Figure 6 summarizes the PFJA of the present and previously reported cases. The angles are clearly larger than the PFJAs of healthy subjects as examined by Shimada et al. [5], which suggest that facer joint leveling is necessary for the onset of degenerative thoracic spondylolisthesis. Although the etiology and prognosis remain unknown, it seems that spondylolisthesis develops when the PFJA extends beyond 110° by gradual deformation of the facet joint due to intervertebral disc degeneration, facet joint subluxation, or other factors. As all the reported cases were from Japan, racial and/or environmental factors may play a role in the pathogenesis of this disease (Figure 6).

Table 1 summarizes the surgical procedures performed in the present and previously reported cases. All the surgical techniques involved decompression, with fixation of instability, if present. A posterior decompression and fixation were also performed in the present case to resolve mild instability. Partial resection of the deformed joint was necessary to achieve decompression in almost all the cases due to facet joint deformation. Since the intervertebral space is unstable by nature, it is logical to perform a fixation along with the decompression.


·         A rare case of myelopathy secondary to thoracic spondylolisthesis was experienced.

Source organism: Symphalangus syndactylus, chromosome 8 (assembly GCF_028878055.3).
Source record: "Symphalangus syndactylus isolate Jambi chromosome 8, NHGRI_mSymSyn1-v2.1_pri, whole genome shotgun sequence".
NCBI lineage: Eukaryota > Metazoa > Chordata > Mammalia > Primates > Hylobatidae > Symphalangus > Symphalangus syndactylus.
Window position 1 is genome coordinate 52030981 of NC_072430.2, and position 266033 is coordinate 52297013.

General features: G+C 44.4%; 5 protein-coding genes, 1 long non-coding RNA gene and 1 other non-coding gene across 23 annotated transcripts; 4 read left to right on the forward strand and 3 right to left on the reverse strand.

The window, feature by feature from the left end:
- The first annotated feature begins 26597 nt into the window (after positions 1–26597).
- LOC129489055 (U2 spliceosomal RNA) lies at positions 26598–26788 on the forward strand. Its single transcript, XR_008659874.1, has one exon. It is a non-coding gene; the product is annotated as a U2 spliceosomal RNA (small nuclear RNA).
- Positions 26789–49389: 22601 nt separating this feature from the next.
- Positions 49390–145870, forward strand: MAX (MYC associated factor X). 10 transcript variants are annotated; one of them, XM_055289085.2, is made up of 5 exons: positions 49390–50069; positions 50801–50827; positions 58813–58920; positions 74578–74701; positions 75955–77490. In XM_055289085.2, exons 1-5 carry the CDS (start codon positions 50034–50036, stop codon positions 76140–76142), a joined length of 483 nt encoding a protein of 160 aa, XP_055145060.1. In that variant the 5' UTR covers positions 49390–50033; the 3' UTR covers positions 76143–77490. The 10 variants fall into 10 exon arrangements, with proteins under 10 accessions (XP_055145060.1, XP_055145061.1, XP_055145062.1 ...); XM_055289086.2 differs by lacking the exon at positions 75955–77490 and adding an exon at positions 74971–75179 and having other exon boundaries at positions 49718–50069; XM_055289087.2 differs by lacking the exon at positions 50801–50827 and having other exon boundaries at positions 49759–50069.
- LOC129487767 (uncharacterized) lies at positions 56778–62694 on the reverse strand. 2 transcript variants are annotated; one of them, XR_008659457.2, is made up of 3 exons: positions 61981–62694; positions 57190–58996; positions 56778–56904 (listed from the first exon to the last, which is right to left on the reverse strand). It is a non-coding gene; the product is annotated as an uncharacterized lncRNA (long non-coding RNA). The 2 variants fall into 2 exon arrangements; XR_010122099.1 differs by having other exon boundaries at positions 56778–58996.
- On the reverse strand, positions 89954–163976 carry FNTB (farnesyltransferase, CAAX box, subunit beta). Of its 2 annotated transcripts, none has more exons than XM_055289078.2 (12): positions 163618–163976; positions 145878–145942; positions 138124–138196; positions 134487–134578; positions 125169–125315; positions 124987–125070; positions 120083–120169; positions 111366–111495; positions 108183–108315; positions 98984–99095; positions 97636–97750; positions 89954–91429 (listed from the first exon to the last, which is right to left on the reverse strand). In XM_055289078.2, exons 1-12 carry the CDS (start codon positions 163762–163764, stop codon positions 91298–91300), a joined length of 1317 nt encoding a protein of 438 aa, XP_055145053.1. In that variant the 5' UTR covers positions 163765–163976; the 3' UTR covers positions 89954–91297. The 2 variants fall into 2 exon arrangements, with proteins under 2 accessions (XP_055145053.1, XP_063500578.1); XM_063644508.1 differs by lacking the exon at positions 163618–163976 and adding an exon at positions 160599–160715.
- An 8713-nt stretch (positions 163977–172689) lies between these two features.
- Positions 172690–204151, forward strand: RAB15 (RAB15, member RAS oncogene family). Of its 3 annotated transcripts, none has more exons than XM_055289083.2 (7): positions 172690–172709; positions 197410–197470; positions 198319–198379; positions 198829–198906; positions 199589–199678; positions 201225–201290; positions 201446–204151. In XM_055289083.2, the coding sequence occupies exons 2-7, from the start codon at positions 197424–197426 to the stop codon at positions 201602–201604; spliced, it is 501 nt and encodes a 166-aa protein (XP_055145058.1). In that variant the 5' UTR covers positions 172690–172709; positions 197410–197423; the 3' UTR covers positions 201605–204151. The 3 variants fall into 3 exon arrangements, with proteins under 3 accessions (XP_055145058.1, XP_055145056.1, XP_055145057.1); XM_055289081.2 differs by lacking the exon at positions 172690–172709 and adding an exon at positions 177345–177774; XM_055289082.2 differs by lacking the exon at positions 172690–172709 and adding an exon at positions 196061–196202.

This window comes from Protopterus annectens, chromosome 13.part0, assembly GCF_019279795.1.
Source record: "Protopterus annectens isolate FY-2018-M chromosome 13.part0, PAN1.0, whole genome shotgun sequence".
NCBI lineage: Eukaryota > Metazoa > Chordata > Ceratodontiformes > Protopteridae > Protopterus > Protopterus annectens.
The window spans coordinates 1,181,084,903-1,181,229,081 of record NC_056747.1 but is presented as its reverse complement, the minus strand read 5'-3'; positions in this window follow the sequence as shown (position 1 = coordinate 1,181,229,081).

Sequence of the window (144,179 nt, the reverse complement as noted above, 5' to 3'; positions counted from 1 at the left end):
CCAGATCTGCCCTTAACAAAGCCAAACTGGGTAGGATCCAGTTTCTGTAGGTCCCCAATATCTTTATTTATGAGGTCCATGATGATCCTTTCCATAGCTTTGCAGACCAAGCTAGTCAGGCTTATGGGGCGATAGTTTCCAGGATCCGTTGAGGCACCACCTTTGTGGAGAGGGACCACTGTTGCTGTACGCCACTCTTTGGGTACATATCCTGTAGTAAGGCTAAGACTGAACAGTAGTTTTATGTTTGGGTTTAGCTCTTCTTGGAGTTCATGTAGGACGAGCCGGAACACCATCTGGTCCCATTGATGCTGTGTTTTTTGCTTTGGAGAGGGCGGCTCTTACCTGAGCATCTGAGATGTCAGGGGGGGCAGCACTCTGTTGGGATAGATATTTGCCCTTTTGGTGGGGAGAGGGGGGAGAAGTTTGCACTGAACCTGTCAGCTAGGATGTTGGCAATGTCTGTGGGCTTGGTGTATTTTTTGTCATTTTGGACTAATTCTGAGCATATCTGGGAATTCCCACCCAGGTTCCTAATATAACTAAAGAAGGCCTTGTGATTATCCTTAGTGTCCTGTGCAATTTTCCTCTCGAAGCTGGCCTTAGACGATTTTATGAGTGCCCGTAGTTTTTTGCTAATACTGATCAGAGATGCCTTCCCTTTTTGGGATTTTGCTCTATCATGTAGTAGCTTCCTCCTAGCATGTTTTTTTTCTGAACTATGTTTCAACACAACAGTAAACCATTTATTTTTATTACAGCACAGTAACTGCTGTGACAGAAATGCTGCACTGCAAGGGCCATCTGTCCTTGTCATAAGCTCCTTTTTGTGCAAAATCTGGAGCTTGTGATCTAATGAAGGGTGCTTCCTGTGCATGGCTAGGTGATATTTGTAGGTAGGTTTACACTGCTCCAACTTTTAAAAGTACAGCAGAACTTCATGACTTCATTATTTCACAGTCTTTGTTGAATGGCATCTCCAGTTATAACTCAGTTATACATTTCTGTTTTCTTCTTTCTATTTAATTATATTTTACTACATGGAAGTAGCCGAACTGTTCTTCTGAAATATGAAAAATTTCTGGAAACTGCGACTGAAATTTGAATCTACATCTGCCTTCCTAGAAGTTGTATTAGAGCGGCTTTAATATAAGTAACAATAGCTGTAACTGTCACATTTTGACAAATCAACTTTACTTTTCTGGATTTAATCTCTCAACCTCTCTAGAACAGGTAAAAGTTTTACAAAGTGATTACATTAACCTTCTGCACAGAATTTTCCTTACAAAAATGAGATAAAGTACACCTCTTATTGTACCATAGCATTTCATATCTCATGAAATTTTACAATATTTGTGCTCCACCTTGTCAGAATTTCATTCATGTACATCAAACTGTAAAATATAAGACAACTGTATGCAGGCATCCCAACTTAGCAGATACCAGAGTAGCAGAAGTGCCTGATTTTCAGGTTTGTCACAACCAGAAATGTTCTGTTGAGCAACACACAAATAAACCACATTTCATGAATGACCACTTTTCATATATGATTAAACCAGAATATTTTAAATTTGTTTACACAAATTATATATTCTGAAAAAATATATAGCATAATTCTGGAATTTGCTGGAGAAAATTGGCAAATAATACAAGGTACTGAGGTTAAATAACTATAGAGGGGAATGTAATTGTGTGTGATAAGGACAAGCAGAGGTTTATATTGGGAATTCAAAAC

·         We performed posterior decompression with fixation for this case.

One of the causes was thought to be the leveling of the facet joints and significant degeneration.

1.       Ishibashi K, Ishii Y, Yamazaki S (1999) Thoracic myelopathy due to degenerative spondylolisthesis in the lower thoracic spine: A report of two cases. Orthop Surg Traumatol 42: 1369-1373 (in Japanese).

2.       Otoshi K, Watanabe E, Watanabe T (2000) A case of degenerative thoracic spondylolisthesis. Tohoku Seisai Kiyo 44: 25-28 (in Japanese).

3.       Sato T, Kokubun S, Tanaka Y (1998) Thoracic myelopathy in the Japanese: Epidemiological and clinical observations on the cases in Miyagi prefecture. Tohoku J Exp Med 184: 1-11.

4.       Aizawa T, Sato T, Tanaka Y (2006) Thoracic myelopathy in Japan: Epidemiological retrospective study in Miyagi prefecture during 15 years. Tohoku J Exp Med 210: 199-208.

5.       Shimada Y, Kasukawa Y, Miyakoshi N (2006) Spondylolisthesis of the thoracic spine. J Neurosurg Spine 4: 415-418.

6.       Nishimura S, Ishikawa M, Fujita N (2010) Spondylolisthesis of the thoracic spine with Scheuermann’s disease. Case report. Rinsho Seikei Geka 45: 1153-1157 (in Japanese).